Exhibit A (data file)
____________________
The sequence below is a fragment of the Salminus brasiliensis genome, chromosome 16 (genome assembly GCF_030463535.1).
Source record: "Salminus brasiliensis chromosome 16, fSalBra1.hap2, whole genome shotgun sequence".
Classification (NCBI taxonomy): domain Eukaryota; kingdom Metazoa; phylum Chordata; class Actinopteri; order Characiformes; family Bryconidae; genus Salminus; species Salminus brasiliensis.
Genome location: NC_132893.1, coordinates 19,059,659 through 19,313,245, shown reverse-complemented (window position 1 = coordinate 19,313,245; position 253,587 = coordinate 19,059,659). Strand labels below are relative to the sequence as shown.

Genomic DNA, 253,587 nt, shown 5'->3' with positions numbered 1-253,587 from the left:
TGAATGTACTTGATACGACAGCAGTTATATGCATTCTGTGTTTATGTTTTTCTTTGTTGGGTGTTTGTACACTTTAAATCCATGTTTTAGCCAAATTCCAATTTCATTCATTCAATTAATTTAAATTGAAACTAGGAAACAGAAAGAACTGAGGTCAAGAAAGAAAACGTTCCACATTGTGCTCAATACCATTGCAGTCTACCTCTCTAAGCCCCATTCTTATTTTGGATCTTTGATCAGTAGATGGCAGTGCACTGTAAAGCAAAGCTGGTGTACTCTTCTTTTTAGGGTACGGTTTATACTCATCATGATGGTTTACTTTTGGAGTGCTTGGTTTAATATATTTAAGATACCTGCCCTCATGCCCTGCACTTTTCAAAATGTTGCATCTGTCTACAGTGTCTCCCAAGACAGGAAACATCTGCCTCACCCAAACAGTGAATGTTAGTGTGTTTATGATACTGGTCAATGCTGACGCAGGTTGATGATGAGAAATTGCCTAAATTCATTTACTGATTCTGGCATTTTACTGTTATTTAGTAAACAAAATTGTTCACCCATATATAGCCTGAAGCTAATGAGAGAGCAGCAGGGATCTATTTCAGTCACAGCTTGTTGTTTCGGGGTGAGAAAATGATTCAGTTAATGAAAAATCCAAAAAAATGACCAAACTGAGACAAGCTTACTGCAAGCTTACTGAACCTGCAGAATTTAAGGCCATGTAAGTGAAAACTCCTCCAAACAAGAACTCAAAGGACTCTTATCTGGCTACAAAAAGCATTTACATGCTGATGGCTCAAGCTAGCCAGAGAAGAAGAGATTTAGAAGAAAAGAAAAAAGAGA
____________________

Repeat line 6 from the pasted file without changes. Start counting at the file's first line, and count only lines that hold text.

TGAATGTACTTGATACGACAGCAGTTATATGCATTCTGTGTTTATGTTTTTCTTTGTTGGGTGTTTGTACACTTTAAATCCATGTTTTAGCCAAATTCCAATTTCATTCATTCAATTAATTTAAATTGAAACTAGGAAACAGAAAGAACTGAGGTCAAGAAAGAAAACGTTCCACATTGTGCTCAATACCATTGCAGTCTACCTCTCTAAGCCCCATTCTTATTTTGGATCTTTGATCAGTAGATGGCAGTGCACTGTAAAGCAAAGCTGGTGTACTCTTCTTTTTAGGGTACGGTTTATACTCATCATGATGGTTTACTTTTGGAGTGCTTGGTTTAATATATTTAAGATACCTGCCCTCATGCCCTGCACTTTTCAAAATGTTGCATCTGTCTACAGTGTCTCCCAAGACAGGAAACATCTGCCTCACCCAAACAGTGAATGTTAGTGTGTTTATGATACTGGTCAATGCTGACGCAGGTTGATGATGAGAAATTGCCTAAATTCATTTACTGATTCTGGCATTTTACTGTTATTTAGTAAACAAAATTGTTCACCCATATATAGCCTGAAGCTAATGAGAGAGCAGCAGGGATCTATTTCAGTCACAGCTTGTTGTTTCGGGGTGAGAAAATGATTCAGTTAATGAAAAATCCAAAAAAATGACCAAACTGAGACAAGCTTACTGCAAGCTTACTGAACCTGCAGAATTTAAGGCCATGTAAGTGAAAACTCCTCCAAACAAGAACTCAAAGGACTCTTATCTGGCTACAAAAAGCATTTACATGCTGATGGCTCAAGCTAGCCAGAGAAGAAGAGATTTAGAAGAAAAGAAAAAAGAGA